the enemy's fleet. The position of these vive guns completely commanded Fort Gatlin in the rear as well as the coast and the fort. I then sent for Captain Southerland to bring up the section of his guns that he had near Ramseur. I immediately opened upon the enemy's fleet with the long-range guns, but had to fire very slowly, as it was almost impossible to make the cannoneers do their duty. The 32-pounder at Fort Gatlin never fired a shot, neither am I aware of the 6-pounder Whitworth having been used. The same shell that wounded me also wounded the lieutenant commanding the Whitworth gun. I gave orders to the officers as soon as the enemy attempted to land to open upon them as rapidly as possible. As I was going off the field Captain Southerland rode up. I told him his men were behaving very badly and ordered him to take command of them and repel the landing, if made, at all hazards. He went forward at once, and this was the last I saw of him. Experience on former occasions convinces me beyond a doubt that the enemy could have been repulsed with great slaughter, the range being not over 700 or 800 yards and the natural protections almost perfect.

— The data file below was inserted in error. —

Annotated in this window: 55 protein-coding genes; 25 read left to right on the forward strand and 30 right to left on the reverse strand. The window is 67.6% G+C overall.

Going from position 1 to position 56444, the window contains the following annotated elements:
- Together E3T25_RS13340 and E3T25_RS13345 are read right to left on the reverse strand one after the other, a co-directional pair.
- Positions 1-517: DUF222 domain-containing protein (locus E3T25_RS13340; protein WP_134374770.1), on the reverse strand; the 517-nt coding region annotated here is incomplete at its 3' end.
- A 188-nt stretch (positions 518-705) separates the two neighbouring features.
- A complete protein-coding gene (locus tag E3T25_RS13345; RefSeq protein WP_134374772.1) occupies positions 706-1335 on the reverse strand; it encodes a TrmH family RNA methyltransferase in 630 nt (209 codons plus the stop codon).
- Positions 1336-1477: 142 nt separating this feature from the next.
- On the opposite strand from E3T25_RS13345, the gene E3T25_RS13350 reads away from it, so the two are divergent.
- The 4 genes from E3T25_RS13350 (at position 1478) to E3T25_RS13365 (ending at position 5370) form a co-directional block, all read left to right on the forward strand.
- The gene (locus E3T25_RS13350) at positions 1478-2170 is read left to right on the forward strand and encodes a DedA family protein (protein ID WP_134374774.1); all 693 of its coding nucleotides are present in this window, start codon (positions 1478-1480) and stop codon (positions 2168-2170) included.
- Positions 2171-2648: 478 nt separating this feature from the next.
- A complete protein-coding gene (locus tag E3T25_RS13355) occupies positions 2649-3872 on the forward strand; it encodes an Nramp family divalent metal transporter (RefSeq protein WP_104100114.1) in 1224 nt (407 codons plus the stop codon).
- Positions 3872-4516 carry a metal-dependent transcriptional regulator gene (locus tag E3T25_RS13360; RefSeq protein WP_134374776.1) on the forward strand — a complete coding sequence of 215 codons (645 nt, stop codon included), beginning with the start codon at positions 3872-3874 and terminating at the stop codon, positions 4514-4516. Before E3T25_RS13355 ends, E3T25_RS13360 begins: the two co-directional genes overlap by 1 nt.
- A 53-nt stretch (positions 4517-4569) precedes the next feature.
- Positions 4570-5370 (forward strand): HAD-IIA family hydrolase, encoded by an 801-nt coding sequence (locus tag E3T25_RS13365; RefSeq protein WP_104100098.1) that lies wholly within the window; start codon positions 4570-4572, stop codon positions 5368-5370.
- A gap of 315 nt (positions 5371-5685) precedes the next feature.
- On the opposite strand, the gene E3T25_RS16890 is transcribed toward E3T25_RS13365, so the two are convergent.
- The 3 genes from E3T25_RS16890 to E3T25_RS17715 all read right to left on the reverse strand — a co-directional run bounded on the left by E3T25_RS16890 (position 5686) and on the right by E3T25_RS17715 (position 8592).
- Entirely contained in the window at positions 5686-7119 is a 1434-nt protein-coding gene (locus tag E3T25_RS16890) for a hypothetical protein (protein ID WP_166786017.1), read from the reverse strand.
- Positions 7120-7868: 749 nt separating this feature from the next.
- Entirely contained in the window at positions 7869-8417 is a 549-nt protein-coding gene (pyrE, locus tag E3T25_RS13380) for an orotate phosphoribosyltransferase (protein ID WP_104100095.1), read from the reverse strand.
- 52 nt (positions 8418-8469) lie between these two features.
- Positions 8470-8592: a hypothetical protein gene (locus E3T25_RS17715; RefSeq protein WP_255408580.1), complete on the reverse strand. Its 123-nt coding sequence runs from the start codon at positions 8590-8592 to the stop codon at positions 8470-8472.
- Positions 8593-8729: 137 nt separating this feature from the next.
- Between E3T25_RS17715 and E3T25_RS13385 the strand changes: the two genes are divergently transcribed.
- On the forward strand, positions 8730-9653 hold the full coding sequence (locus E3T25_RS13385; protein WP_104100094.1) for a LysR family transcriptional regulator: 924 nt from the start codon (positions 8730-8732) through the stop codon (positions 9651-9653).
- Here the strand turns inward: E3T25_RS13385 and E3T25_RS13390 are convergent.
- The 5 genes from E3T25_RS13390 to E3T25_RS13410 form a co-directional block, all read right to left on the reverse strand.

Very respectfully, your obedient servant,
J. P. W. READ,
Lieutenant-Colonel, Commanding Light Artillery.
No. 30. Report of Captain Thomas J. Southerland, Tenth North Carolina Regiment (First North Carolina Artillery).
CAMP NEAR SUGAR LOAF, December 29, 1864.
CAPTAIN: I have the honor of making the following report of the movements of my battery on the 25th instant:
On Saturday evening, the 24th instant, by order of Lieutenant-Colonel Read, chief of artillery, I moved with one section of my battery to Battery Anderson to prevent the enemy from landing, one section of the battery, under command of Lieutenant Moore, being in position near Mr. Burris' house. Early on the morning of the 25th the enemy commenced shelling the woods severely near Battery Anderson. They getting my range and I could do them on injury, I moved the section out of their range. Colonel Read, with one section, under command of Lieutenant Ivey, moved on the left of the line, and placed it in position to prevent the enemy from landing. At this point Colonel Read was wounded, and, by direction of General Kirkland, I took command of the artillery. It then being reported that the enemy were moving up a road near our left, I withdrew the section from the position that it occupied and placed it on a line with the brigade covering the road that the enemy were expected to approach. I left one piece on the military road to cover the retreat of our advance skirmishers in case they had to fall back. By order of General Kirkland I placed one section inside the works around Sugar Loaf Hill and the others on a line with the brigade in the new works, and remained in this position until ordered to put my battery in park. The section under command of Lieutenant Moore at Burris' house damaged one vessels so much that she had to withdraw from the engagement. I had 1 man slightly